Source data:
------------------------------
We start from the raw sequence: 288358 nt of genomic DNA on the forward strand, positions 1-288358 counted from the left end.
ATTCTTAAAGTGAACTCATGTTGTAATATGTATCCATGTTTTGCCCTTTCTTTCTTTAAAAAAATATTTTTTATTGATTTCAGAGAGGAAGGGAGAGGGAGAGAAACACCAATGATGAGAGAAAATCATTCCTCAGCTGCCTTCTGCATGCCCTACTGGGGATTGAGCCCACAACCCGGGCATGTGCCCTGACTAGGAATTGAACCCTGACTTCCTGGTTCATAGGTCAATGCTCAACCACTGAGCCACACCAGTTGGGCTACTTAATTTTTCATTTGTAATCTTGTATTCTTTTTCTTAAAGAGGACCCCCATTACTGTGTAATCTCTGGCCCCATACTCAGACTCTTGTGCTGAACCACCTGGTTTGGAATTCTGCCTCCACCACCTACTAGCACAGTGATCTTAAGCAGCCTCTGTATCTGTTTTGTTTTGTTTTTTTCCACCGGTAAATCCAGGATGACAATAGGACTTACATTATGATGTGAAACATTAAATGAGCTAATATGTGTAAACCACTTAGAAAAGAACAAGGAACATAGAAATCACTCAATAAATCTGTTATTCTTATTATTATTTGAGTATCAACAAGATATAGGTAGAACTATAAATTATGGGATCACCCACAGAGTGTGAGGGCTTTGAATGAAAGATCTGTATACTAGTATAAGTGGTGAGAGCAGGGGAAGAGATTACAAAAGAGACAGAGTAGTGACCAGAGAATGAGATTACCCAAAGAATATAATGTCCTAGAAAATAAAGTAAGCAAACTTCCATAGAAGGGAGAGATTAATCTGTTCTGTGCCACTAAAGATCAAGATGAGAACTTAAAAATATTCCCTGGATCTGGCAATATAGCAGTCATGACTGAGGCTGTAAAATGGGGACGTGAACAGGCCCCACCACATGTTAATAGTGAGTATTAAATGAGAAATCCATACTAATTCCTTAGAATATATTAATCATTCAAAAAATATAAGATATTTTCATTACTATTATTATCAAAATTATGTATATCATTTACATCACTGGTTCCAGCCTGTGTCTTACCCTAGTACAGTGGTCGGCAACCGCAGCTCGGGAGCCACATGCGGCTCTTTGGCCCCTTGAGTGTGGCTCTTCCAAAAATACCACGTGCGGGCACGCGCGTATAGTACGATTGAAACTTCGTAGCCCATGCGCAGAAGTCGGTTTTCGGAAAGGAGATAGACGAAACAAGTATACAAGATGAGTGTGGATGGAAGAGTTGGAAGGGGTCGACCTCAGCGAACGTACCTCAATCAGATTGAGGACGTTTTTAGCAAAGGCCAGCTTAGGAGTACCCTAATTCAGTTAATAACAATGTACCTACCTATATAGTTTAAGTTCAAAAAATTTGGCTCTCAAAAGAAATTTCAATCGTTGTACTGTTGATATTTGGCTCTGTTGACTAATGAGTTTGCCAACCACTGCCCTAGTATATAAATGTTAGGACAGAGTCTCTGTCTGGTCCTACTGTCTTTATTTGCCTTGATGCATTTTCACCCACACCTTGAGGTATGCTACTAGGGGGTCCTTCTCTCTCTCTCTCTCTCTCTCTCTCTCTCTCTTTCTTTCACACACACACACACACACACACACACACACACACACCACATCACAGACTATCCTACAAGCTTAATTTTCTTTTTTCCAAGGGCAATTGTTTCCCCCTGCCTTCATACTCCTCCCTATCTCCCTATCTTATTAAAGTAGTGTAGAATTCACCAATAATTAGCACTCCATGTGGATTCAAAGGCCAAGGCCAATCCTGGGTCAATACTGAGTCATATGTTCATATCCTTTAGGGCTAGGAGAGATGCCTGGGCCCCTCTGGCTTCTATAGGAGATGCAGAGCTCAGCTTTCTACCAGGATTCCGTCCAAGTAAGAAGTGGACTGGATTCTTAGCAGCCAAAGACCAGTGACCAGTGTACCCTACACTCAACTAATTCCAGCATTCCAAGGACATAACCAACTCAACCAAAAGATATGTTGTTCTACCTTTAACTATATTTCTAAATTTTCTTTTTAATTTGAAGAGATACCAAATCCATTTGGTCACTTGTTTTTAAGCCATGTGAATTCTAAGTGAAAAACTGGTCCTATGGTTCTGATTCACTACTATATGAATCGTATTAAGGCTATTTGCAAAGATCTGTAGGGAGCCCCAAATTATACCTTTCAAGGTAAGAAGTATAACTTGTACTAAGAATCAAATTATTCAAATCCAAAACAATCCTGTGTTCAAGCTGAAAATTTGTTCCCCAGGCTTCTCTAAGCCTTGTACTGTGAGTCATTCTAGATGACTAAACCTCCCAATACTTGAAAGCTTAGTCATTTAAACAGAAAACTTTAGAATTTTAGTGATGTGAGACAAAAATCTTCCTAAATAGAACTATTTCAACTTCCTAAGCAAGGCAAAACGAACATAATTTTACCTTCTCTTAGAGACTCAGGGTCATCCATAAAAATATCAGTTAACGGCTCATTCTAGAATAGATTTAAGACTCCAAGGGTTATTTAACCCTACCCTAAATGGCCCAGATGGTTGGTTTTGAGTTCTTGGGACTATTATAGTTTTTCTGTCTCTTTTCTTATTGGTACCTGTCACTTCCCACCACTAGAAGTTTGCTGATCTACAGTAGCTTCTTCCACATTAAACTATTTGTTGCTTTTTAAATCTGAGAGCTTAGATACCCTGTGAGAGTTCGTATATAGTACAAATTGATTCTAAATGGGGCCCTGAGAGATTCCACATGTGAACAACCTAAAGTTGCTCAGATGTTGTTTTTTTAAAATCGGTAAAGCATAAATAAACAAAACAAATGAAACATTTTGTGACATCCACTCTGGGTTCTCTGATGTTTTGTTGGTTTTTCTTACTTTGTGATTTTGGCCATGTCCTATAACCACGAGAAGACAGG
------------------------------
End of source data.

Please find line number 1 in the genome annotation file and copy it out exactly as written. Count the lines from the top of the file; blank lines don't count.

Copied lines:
We start from the raw sequence: 288358 nt of genomic DNA on the forward strand, positions 1-288358 counted from the left end.